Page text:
Tuesday, March 01, 2005

Did you ever feel that the concept of Lashon Hara was used to Silence Survivors of Sexual Violence?

Lashon hara: Derogatory speech that is true.

Thou shalt not go up and down as a talebearer among thy people; neither shalt thou stand idly by the blood of they neighbor (Leviticus 19:16)


I always wondered how many times sex offenders got away with victimizing adults and children, because survivors were told it was lashon hara to discuss?

I know things are starting to change, but without survivors speaking out and saying -- this happened to me, and saying letting the world know how they were silenced nothing will every really change.

I'm hoping those who have been sexually violated will speak out. This blog is just one option for you to do that.

6 Comments:

Anonymous Anonymous said...

I really don't understand the "concept of Lashon Hara". Is this just an orthodox thing?

I looked it up on the web, and it seems that the idea is a good one, if it's not carried out to far.

I've found a lot of healing by speaking my mind. Sharing my thoughts and feelings. I know some times things I say maybe hurtful to someone. But at least I'm being honest about my feelings. I like direct communications. Being open and honest, with myself and with others.

This Lashon Hara thing confuses me. Maybe I'm misunderstanding it, but it doesn't sound like it promotes good mental health.

March 02, 2005 7:08 AM  
Anonymous Anonymous said...

From my experience, the shouts of "Lashon Hara" were the perfect clubs to try and silence and discredit the truth.

Would someone kindly explain to me why Lashon Hara, in Jewish law, would be held in higher regard than the truth?

March 02, 2005 8:53 AM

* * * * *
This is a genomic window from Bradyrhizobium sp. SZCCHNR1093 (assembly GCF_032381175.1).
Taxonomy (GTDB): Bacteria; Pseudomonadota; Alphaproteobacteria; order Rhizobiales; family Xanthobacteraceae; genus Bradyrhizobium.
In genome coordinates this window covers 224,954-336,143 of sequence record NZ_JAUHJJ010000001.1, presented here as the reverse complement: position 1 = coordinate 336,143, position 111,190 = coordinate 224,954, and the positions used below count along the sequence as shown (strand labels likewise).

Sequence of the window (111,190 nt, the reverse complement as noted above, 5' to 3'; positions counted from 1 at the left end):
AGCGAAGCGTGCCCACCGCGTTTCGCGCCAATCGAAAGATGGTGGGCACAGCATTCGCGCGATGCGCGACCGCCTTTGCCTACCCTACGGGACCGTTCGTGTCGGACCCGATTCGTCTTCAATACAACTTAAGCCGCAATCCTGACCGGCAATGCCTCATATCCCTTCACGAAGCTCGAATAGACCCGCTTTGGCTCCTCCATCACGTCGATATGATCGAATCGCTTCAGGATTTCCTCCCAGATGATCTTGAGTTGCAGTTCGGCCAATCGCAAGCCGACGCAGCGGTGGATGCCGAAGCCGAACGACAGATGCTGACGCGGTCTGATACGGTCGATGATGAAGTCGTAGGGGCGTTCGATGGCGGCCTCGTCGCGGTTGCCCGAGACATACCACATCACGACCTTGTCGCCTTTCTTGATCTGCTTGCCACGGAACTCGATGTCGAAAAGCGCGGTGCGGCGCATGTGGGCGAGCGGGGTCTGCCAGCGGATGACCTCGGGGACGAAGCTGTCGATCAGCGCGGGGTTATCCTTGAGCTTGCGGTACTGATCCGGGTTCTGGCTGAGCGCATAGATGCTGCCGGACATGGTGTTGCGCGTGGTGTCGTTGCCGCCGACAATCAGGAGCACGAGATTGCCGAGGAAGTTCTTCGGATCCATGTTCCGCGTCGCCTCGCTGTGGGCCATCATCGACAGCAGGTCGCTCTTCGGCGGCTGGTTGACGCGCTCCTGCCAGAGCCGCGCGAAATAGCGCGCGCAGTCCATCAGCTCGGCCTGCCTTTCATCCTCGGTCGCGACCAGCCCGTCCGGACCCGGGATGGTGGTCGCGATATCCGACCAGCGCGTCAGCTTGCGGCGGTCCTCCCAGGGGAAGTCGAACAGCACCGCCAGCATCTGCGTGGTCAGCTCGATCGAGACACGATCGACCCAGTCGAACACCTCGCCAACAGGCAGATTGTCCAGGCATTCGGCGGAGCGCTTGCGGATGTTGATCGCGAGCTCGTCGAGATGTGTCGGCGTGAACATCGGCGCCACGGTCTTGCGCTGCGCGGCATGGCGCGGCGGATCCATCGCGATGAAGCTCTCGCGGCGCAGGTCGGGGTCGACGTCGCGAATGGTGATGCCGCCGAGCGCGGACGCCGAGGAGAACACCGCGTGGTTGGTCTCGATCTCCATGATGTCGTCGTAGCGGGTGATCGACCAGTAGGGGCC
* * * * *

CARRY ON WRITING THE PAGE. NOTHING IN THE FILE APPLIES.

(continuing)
Anonymous Yosef Blau said...

Avoiding speaking Lashon Hara is a basic halakhic principle. It is balanced by other principles such as the second half of the biblical verse. Tragically, abusers and their supporters routinely throw out accusations of lashon hara to cover up and to intimidate victims. Protecting life, which includes mental health, especially one's own life has priority.
Truth is clearly important but it is also not an absolute. Trying to hurt someone, which can be done verbally, is not permitted even when the information is true. Telling the truth to protect potential victims from abuse is the right thing to do.
(Rabbi) Yosef Blau

March 02, 2005 10:18 AM  
Anonymous Anonymous said...

Rabbi Blau wrote:

" Protecting life, which includes mental health, especially one's own life has priority.
Truth is clearly important but it is also not an absolute. Trying to hurt someone, which can be done verbally, is not permitted even when the information is true. Telling the truth to protect potential victims from abuse is the right thing to do."

Thank you, Rabbi Blau.

I suppose that is why it is advisable for a survivor to write and speak after they have healed from the rage, so that it is the facts that are looked at, rather than the rage.....

March 02, 2005 10:29 AM  
Blogger Naomi said...

I got a letter from my sister about a year ago telling me that she so badley wants to have a relationship with me but alas, because she is a torah jew, she must obey her rabbi who told her that she can't speak to me until I stop slandering my father by saying he abused me. I say that my siblings who says that nothing happened to me are slandering me. They are basically saying that I'm crazy.

March 02, 2005 6:35 PM  
Anonymous Anonymous said...

Naomi,
I'm so sorry you have to go through this. My bet is that some time in the future, your sister's eyes will open. When they do she will contact you.

I have a questions, when someone slanders someone, does that mean they are lying? or they are saying the true? What's the definition of slander?

March 02, 2005 9:50 PM  

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